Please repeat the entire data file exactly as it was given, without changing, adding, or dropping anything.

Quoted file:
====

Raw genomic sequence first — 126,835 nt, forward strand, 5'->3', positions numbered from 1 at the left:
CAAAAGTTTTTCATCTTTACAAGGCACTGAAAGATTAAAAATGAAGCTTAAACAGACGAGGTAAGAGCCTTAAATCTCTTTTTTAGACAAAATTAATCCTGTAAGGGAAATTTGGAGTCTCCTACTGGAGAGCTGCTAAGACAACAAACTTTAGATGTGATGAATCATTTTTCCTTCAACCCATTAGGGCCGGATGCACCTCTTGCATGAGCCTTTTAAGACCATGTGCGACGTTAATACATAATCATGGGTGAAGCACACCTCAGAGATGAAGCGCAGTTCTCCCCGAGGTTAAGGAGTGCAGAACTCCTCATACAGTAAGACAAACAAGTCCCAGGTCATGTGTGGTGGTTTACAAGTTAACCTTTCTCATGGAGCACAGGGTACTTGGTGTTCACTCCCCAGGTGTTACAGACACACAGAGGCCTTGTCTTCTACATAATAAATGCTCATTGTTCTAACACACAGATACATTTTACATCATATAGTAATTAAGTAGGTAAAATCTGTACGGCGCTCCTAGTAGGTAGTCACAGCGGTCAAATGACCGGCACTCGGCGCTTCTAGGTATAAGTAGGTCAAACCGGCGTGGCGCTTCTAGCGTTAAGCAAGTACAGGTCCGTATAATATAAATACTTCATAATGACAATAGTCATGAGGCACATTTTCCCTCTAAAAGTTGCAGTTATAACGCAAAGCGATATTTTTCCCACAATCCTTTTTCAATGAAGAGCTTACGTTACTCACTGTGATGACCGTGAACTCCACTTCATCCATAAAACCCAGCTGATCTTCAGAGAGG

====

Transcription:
Raw genomic sequence first — 126,835 nt, forward strand, 5'->3', positions numbered from 1 at the left:
CAAAAGTTTTTCATCTTTACAAGGCACTGAAAGATTAAAAATGAAGCTTAAACAGACGAGGTAAGAGCCTTAAATCTCTTTTTTAGACAAAATTAATCCTGTAAGGGAAATTTGGAGTCTCCTACTGGAGAGCTGCTAAGACAACAAACTTTAGATGTGATGAATCATTTTTCCTTCAACCCATTAGGGCCGGATGCACCTCTTGCATGAGCCTTTTAAGACCATGTGCGACGTTAATACATAATCATGGGTGAAGCACACCTCAGAGATGAAGCGCAGTTCTCCCCGAGGTTAAGGAGTGCAGAACTCCTCATACAGTAAGACAAACAAGTCCCAGGTCATGTGTGGTGGTTTACAAGTTAACCTTTCTCATGGAGCACAGGGTACTTGGTGTTCACTCCCCAGGTGTTACAGACACACAGAGGCCTTGTCTTCTACATAATAAATGCTCATTGTTCTAACACACAGATACATTTTACATCATATAGTAATTAAGTAGGTAAAATCTGTACGGCGCTCCTAGTAGGTAGTCACAGCGGTCAAATGACCGGCACTCGGCGCTTCTAGGTATAAGTAGGTCAAACCGGCGTGGCGCTTCTAGCGTTAAGCAAGTACAGGTCCGTATAATATAAATACTTCATAATGACAATAGTCATGAGGCACATTTTCCCTCTAAAAGTTGCAGTTATAACGCAAAGCGATATTTTTCCCACAATCCTTTTTCAATGAAGAGCTTACGTTACTCACTGTGATGACCGTGAACTCCACTTCATCCATAAAACCCAGCTGATCTTCAGAGAGG